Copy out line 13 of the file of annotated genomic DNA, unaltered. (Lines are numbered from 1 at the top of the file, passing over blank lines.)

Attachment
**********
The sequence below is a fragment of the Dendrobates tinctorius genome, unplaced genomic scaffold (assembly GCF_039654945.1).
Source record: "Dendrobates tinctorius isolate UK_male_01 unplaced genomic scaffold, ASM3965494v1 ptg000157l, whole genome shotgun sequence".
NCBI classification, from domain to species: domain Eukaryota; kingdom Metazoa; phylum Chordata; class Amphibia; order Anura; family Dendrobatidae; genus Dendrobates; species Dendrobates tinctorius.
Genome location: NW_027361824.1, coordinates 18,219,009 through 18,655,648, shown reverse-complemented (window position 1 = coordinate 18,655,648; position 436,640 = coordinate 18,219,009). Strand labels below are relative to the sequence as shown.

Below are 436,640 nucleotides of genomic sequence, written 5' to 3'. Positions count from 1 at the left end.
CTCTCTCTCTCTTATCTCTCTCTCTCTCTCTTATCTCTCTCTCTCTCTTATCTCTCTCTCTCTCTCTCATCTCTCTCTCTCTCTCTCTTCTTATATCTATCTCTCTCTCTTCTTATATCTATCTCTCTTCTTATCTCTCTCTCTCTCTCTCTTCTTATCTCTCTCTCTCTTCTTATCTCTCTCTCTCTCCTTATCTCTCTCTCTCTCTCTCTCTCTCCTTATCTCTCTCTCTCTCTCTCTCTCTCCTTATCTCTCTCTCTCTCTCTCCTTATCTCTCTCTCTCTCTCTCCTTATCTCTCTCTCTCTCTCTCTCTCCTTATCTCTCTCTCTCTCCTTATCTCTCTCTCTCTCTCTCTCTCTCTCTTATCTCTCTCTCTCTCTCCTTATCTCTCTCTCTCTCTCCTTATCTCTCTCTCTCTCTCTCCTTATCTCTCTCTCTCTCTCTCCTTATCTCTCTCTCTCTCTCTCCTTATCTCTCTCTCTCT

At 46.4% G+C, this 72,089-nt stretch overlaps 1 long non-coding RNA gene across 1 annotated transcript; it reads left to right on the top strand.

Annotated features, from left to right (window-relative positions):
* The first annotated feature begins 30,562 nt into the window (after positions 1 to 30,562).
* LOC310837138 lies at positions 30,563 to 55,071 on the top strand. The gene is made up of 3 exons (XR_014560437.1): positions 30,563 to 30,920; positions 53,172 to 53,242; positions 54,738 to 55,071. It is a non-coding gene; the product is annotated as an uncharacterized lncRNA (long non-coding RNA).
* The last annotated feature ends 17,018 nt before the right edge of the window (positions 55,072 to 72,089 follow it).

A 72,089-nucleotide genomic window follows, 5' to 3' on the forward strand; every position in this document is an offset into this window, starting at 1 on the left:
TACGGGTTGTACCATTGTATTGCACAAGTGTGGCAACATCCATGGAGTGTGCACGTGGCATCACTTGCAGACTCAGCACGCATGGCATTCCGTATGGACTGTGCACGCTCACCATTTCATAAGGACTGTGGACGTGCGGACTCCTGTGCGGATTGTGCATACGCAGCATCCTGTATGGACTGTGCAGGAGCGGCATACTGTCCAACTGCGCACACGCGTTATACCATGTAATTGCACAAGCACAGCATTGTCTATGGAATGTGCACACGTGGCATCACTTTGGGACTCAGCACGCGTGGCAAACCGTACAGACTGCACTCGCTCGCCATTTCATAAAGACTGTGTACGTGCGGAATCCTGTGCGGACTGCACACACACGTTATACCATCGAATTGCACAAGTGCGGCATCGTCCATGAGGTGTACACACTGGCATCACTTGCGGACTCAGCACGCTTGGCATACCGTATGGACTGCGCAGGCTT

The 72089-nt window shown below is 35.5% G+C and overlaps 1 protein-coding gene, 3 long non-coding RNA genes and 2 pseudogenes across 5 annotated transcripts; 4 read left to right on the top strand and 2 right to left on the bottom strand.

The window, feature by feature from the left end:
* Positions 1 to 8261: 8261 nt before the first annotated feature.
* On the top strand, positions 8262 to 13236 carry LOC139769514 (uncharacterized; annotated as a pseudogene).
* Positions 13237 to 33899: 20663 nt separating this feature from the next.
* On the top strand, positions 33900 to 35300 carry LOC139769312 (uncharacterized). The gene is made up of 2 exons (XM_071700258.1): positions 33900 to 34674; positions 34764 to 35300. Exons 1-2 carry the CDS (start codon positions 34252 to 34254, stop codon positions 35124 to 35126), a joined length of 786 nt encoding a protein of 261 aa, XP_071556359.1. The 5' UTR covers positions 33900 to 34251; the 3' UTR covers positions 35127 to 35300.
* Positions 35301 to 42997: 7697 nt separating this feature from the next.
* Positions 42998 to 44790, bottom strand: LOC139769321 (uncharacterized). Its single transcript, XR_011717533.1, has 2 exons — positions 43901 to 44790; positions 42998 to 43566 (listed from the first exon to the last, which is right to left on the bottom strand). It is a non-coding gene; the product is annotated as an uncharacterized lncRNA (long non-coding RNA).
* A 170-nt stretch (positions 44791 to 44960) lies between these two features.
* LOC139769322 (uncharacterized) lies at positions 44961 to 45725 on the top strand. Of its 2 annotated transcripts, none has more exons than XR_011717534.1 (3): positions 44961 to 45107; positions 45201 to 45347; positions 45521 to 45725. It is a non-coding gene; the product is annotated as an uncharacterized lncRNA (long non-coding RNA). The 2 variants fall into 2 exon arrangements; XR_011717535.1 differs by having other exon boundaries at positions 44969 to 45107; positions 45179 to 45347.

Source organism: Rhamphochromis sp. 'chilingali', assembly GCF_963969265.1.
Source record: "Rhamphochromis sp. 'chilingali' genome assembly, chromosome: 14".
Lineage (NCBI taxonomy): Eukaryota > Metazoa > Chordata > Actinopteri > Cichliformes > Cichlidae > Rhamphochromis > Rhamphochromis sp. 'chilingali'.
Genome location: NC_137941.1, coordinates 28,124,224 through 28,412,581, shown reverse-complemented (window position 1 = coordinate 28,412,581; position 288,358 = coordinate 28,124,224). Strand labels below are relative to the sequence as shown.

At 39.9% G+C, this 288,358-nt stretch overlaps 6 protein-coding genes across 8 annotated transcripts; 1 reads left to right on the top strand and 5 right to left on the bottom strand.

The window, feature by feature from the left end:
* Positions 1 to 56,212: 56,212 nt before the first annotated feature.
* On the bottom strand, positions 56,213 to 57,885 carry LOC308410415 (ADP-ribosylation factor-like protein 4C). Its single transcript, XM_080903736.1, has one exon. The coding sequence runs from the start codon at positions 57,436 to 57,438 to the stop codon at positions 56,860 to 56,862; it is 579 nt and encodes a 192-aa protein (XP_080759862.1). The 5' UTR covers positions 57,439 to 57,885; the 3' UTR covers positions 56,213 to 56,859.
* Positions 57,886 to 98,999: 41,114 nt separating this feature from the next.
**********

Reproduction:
TACGGGTTGTACCATTGTATTGCACAAGTGTGGCAACATCCATGGAGTGTGCACGTGGCATCACTTGCAGACTCAGCACGCATGGCATTCCGTATGGACTGTGCACGCTCACCATTTCATAAGGACTGTGGACGTGCGGACTCCTGTGCGGATTGTGCATACGCAGCATCCTGTATGGACTGTGCAGGAGCGGCATACTGTCCAACTGCGCACACGCGTTATACCATGTAATTGCACAAGCACAGCATTGTCTATGGAATGTGCACACGTGGCATCACTTTGGGACTCAGCACGCGTGGCAAACCGTACAGACTGCACTCGCTCGCCATTTCATAAAGACTGTGTACGTGCGGAATCCTGTGCGGACTGCACACACACGTTATACCATCGAATTGCACAAGTGCGGCATCGTCCATGAGGTGTACACACTGGCATCACTTGCGGACTCAGCACGCTTGGCATACCGTATGGACTGCGCAGGCTT